From COP28 to Oxford: young innovators win Climate Change Challenge

2 May 2024
3 min read

As part of our commitment to climate education, we have been proud to support the inaugural Climate Change Challenge in partnership with the Saïd Business School of the University of Oxford and Burjeel Holdings.

Fresh from their win at COP28, the three winning teams of the Climate Change Challenge will be heading to Oxford to attend a special summer school programme focused on exploring the challenges and design solutions to the climate crisis.

This worldwide competition gave teams of school students aged 15-18 the opportunity to present their proposals for addressing the climate crisis. Educators from around the world also presented their lesson plans aimed at inspiring students to think creatively about tackling one of our society’s most pressing concerns.

We had an overwhelming response to the competition, with over 600 entries representing 43 countries across the student and teacher categories—many of them from schools that use Oxford University Press learning resources.

The finalists of the Climate Change Challenge—five teams from each category—attended a ceremony during COP28 in Dubai to present their solutions to an international audience.

The judges were impressed by the talent and dedication of the finalists but finally selected three: a winner, and two runners up. These successful teams presented creative and varied solutions, including sustainable systems for drip irrigation and mosquito repression, as well as affordable fertilizers. As a result, they earned a spot on a bespoke programme at Saïd Business School’s Future Climate Innovators Summer School in August 2024, alongside access to a vibrant global community of entrepreneurs and thought leaders in innovation and social impact.

The curriculum will cover a wide range of topics delivered through lectures, workshops, and hands-on projects, offering a holistic view of the current climate challenges and solutions.

As the winning teams prepare to travel from India, Indonesia, the UAE, South Korea, and the United States to attend the Summer School, we caught up with the students to find out what participating in the Challenge meant to them.

Future Climate Innovators Summer School logo
Members of the winning teams: Acquifier Guardians (left); ECO2 (centre); Entofarm (right).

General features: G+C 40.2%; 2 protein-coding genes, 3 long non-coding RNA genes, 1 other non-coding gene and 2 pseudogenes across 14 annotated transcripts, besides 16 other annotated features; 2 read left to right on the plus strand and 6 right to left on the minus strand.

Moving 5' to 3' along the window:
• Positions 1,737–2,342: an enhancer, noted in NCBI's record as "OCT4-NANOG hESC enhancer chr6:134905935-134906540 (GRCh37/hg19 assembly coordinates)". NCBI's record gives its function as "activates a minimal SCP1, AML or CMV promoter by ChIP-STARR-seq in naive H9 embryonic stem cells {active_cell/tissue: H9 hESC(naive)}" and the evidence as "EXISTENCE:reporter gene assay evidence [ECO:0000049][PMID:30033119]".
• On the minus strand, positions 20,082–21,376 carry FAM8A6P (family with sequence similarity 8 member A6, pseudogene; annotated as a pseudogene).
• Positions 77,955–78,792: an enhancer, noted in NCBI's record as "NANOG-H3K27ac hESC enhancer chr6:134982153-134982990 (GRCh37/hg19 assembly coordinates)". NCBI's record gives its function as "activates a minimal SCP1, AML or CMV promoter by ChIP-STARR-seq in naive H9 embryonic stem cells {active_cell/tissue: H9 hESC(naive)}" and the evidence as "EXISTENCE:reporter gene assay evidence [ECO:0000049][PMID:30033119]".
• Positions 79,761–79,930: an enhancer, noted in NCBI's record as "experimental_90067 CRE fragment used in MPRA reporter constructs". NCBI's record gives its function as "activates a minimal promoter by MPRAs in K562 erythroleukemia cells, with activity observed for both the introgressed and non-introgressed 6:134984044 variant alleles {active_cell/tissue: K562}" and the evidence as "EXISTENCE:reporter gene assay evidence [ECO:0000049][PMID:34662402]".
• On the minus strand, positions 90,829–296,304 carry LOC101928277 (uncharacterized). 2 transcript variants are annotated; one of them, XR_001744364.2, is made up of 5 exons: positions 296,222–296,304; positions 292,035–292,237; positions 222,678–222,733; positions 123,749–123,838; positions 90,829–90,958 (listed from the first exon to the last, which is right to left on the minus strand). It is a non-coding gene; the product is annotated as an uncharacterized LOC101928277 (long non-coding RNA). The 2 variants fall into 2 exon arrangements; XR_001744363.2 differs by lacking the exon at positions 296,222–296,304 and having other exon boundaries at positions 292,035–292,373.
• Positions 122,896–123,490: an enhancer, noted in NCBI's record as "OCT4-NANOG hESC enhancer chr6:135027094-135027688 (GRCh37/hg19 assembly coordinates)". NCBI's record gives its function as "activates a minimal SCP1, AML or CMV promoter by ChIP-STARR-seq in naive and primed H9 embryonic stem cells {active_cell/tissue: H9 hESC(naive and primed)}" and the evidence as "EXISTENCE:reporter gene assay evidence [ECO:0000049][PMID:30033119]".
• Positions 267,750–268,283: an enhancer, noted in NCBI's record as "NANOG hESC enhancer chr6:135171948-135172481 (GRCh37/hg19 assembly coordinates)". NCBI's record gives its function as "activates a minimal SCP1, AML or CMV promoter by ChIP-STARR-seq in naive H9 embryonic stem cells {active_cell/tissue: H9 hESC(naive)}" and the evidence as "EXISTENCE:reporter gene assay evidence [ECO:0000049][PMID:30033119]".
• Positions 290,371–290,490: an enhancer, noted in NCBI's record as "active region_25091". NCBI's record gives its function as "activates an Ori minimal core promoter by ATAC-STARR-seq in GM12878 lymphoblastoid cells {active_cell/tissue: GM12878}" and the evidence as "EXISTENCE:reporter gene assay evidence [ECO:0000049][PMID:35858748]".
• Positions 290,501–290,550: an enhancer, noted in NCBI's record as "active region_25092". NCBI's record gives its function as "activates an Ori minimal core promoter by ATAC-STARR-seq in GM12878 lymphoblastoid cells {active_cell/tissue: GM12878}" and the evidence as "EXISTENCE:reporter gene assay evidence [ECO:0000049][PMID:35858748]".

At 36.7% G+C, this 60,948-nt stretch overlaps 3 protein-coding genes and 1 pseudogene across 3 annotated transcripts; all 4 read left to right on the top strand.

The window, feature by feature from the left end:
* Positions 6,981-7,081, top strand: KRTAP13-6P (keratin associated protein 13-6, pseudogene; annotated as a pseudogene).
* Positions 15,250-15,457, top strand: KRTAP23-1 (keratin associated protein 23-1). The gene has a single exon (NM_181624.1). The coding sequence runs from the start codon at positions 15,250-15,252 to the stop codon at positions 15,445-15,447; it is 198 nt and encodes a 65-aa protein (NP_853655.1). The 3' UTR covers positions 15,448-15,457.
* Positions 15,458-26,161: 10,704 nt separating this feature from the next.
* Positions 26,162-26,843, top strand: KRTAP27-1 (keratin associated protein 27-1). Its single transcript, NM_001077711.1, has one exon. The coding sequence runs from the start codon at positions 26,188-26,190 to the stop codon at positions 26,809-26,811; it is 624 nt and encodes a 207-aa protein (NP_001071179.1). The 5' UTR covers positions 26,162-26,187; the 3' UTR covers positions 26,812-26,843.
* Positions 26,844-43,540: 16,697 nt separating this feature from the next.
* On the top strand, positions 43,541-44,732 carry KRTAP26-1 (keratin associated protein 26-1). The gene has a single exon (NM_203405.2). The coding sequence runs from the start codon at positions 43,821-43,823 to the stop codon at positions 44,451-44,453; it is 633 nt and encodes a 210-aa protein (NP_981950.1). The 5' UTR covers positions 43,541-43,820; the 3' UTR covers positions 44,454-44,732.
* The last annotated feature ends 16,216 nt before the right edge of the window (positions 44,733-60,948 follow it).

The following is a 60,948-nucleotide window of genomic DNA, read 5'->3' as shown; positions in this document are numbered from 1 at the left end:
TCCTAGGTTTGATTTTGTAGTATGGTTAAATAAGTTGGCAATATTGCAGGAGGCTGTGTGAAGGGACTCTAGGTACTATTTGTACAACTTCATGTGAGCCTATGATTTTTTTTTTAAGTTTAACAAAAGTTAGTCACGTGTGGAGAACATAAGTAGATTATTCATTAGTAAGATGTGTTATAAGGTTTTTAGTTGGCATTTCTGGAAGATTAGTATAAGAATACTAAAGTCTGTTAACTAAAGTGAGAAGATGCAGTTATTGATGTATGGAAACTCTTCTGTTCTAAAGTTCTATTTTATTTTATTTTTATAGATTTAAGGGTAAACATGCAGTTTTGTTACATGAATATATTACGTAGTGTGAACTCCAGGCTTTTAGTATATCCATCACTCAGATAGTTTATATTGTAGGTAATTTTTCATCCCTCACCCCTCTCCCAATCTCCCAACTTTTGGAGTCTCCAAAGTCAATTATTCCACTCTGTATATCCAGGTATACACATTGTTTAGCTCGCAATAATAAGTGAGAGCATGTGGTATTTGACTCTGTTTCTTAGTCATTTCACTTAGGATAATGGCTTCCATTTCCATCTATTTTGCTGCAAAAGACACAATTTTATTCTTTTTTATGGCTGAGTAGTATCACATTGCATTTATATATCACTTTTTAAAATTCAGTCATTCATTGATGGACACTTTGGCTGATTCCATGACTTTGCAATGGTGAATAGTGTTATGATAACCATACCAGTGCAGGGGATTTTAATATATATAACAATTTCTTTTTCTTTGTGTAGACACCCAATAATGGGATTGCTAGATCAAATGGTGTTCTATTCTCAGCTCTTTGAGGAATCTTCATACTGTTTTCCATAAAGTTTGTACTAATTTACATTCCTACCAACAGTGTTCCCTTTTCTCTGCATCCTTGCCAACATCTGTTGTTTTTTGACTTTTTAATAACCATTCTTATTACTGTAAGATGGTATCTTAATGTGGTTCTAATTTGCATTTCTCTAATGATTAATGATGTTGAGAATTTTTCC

The winning team, Acquifier Guardians from India, caught the judges’ attention with their solution to mitigate the effects of water scarcity by actively involving others in a collective initiative to reduce our water footprint. The team commented: “We’re absolutely thrilled at the opportunity and eager to learn from world-renowned experts. We understand how important climate change is in today’s world and to be a part of this life saving campaign is a great opportunity, we take real pride in this accomplishment. Our focus will be on finding innovative solutions to address climate change in India and beyond. We’re also excited to make lasting friendships and create unforgettable memories during our time at Oxford.”

Runners up, Entofarm, set out how we could revolutionize farming to tackle diseases carried by insects. A member of their team added: “I aspire to move beyond mere knowledge, theories, and proposals, learning how to integrate advanced bioengineering technology to the benefit of climate stewardship. I also look forward to connecting with bright individuals from all over the world with a shared passion for innovating climate change.”

The ECO2 team, based in the UAE and also chosen as runner-up, proposed a new product BioGrow to transform lives and clean air by converting CO2 and ammonia directly into fertilizers. They shared their excitement: “Studying climate change at Oxford is beyond exciting! We are thrilled about this amazing opportunity—it’s like a dream come true. The chance to learn and contribute to tackling climate issues fills us with genuine happiness and pride. We are counting the days!”

Juliane Reinecke, Professor of Management Studies at Oxford Saïd and the academic lead for the summer school, has told us how much she is looking forward to the Summer School—and creating a new worldwide network of future climate innovators.

We’re excited to catch up with them after the summer school!

Related articles